Confusing Words Clarified: Group T; Homonyms, Homophones, Homographs, Synonyms, Polysemes, etc. +
(lists of "T" sections that are organized into what for some people are confusing groups of words)
If you have any problems understanding the pronunciation symbols, go to this Pronunciation Chart for clarifications.
2. To appeal for assistance: "She decided to turn to her family for the money she needed to start up her new business."
3. To become or to gradually change: "The weather is expected to turn very cold over night."
"She had to turn the key in the lock to the right in order to open the door."
"We were playing checkers and it was my friend's turn to make a move."2. To appeal for assistance: "She decided to turn to her family for the money she needed to start up her new business."
3. An expected or unanticipated change in the direction something is going: "The turn in the road was so sharp that she had to slow the car down so she wouldn't have an accident."
My friend and I took a short turn on the beach being careful not to step on the tern nest.
Our conversation took an unexpected turn when my friend mentioned that he had discovered a new formula to make terne.
"We have seen more pedestrians walking in this city than we ever see in our hometown."2. Used to introduce the second or last of two or more things or people that are being compared: "Ten is less than fifteen."
"He can run faster than his brother."3. Used to say that something happens immediately after something else: "No sooner did I ask where my wife was than she came into the room."
2. Soon after, following next in a sequence, or used to indicate what happened next: "In the circus parade, first came the clowns then came the horseback riders."
"We walked down the street, then we found our friend waiting on the corner."3. A function word used to make a final statement that refers back to the things that have just been mentioned or described: "These words, then, are the most applicable for this context."
"Both of us, then, must accept some responsibility for these results."
To simplify these words, we should remember that than is used more often to indicate a comparison; while then usually indicates some form of time sequence.
Examples include: "The new shopping center is bigger than the old one."
"The scientist did his research; then he wrote the report for the university."
I would rather be inside and cool than outside and hot. Then I would be so uncomfortable I would just sit in the shade and wait for the sun to go down.
"All I can tell you is that she was sitting there a minute ago."2. An expression used to indicate something that has caused frustration and is now accomplished: "There, the dishes are finally done and put away; so, now we can go shopping."
3. At a point in a process, activity, story, etc.: "Stop right there, before you say something you will regret."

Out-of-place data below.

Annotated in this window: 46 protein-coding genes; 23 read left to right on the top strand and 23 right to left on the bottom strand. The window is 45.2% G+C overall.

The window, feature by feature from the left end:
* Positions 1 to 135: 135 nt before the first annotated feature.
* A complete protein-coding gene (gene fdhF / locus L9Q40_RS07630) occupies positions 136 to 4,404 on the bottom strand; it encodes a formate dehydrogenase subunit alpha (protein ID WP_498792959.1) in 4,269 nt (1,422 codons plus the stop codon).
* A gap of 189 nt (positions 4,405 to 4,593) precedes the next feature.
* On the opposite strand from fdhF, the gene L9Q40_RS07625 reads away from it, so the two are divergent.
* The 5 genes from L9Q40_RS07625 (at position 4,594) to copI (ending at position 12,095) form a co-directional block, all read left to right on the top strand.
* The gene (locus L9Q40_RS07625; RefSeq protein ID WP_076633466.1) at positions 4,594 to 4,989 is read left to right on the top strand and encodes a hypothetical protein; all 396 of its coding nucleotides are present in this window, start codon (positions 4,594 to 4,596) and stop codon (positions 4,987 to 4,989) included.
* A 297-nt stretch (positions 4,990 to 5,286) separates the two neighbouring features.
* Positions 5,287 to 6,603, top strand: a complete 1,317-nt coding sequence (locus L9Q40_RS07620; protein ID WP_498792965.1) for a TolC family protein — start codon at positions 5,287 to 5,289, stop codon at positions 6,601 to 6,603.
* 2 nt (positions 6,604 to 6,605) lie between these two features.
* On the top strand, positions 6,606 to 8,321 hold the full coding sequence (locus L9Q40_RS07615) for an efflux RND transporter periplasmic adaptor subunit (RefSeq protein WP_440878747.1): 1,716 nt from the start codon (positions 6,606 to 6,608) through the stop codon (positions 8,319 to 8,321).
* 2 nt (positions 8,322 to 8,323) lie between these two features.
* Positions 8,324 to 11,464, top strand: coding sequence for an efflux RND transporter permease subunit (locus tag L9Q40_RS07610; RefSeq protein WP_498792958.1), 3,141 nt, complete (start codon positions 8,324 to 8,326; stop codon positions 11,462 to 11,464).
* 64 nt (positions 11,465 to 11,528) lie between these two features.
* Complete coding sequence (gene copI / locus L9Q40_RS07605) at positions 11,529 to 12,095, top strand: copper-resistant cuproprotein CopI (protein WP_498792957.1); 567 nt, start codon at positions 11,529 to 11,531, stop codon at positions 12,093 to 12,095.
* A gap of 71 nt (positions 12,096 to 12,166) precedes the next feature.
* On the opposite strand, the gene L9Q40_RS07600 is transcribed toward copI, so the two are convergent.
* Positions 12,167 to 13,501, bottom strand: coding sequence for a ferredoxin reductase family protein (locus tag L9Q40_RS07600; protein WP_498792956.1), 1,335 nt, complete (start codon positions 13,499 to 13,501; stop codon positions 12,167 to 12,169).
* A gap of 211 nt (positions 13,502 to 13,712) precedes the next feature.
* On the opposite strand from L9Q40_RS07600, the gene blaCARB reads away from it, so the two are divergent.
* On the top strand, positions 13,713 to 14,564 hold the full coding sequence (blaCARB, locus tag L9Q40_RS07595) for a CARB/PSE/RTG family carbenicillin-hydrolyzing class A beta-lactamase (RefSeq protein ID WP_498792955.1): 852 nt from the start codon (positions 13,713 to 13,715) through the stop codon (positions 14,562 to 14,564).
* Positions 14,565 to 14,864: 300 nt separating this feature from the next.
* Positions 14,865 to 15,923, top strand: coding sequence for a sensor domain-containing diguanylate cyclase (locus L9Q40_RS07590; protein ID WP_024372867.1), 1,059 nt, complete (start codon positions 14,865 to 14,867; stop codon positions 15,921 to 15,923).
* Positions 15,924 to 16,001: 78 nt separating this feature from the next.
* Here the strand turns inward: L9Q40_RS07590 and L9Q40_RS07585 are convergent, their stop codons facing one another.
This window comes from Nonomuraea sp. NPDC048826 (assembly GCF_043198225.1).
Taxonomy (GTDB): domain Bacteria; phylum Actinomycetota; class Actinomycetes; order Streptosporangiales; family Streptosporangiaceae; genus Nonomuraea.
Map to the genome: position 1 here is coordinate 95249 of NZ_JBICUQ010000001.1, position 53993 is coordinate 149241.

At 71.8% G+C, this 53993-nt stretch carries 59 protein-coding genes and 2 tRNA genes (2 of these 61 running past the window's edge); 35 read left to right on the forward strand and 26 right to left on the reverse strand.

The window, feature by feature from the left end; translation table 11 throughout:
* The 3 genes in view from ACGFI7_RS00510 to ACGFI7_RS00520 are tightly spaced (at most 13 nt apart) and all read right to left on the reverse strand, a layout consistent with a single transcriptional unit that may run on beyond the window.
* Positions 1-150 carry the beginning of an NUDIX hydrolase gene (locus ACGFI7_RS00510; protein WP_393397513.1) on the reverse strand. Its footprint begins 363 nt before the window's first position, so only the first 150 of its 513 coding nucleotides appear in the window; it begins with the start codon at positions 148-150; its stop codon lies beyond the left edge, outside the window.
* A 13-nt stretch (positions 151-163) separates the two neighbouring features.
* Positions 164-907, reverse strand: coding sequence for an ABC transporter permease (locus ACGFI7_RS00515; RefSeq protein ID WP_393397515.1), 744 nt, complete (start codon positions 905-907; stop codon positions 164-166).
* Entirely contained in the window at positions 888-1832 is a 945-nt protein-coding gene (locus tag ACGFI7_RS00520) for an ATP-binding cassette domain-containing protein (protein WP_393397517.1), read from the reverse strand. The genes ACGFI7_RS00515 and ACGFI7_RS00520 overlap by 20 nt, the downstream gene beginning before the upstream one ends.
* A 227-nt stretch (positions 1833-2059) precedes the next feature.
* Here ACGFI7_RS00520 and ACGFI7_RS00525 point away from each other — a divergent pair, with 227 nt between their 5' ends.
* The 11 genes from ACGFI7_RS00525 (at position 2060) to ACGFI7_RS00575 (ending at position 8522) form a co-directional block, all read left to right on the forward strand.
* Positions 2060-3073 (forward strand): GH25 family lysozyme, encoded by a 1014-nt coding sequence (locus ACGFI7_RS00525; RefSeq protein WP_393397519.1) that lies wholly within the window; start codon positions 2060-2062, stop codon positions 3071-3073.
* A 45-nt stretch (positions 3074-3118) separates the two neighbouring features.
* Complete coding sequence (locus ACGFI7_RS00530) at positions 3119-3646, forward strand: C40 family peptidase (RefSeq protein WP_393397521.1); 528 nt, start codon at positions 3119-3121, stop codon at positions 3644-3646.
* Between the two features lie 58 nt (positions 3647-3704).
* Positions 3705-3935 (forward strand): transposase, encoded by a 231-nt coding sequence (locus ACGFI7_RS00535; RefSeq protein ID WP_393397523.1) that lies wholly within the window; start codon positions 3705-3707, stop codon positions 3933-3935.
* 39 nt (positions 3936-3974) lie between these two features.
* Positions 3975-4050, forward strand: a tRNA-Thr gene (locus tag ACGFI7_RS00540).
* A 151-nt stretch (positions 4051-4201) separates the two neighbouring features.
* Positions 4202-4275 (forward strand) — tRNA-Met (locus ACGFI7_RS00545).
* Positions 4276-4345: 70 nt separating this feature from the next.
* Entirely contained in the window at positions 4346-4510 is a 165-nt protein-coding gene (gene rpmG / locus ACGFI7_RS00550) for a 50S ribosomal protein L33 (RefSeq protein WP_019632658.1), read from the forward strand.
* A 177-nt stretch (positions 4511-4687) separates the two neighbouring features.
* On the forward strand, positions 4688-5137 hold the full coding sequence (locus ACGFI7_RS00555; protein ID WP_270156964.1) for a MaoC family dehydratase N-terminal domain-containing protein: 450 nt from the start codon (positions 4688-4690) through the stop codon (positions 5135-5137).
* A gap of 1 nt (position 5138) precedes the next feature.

4. Used to introduce a sentence in which the subject comes after the verb: "There is nothing we can do about it now because it is simply too late."
"There's still a lot for us to do on this project, don't you agree?"5. Used to show satisfaction, approval, or encouragement: "There, it's finally finished and you helped so much to make it possible."
"We still might be able to get some more milk at the store, but it all depends on whether they're still open."
They’re hanging their coats over there on the coat rack.
Several students are in the play; so, if they’re not up here on the stage, then they must be out there in the audience with their parents.
2. For that: "I am ordering clothes as indicated and enclosing payment therefor."
"I hate worms; therefore, I avoid digging in the garden."
Therefore normally appears at the beginning of a clause and may be followed by a comma. If it appears parenthetically within a clause, it has a comma before and after: "It appears, therefore, that he must be guilty."
The long letter from the customer stated in part; therefore, I am returning the unopened box and I request a refund therefor.
2. Something or someone near in time, place, etc.: "This is the person I wanted you to meet."
3. What has been indicated in a subsequent expression: "I will say this about my best friend; she is always there when I need her."
"I was upset that the conflict between the students and the faculty should result in such mudslinging!"
Look at this, it is really something. She thinks that we should write to our professor about it.
2. A sandal which is fastened to the foot using a narrow strip of fabric which goes between the toes and is fastened around the foot and ankle: "My left thong came undone and fell off while I was walking on the beach."
"A throng of fans was waiting for the players to arrive."
"Shoppers will throng the mall for the sales that will be available next week."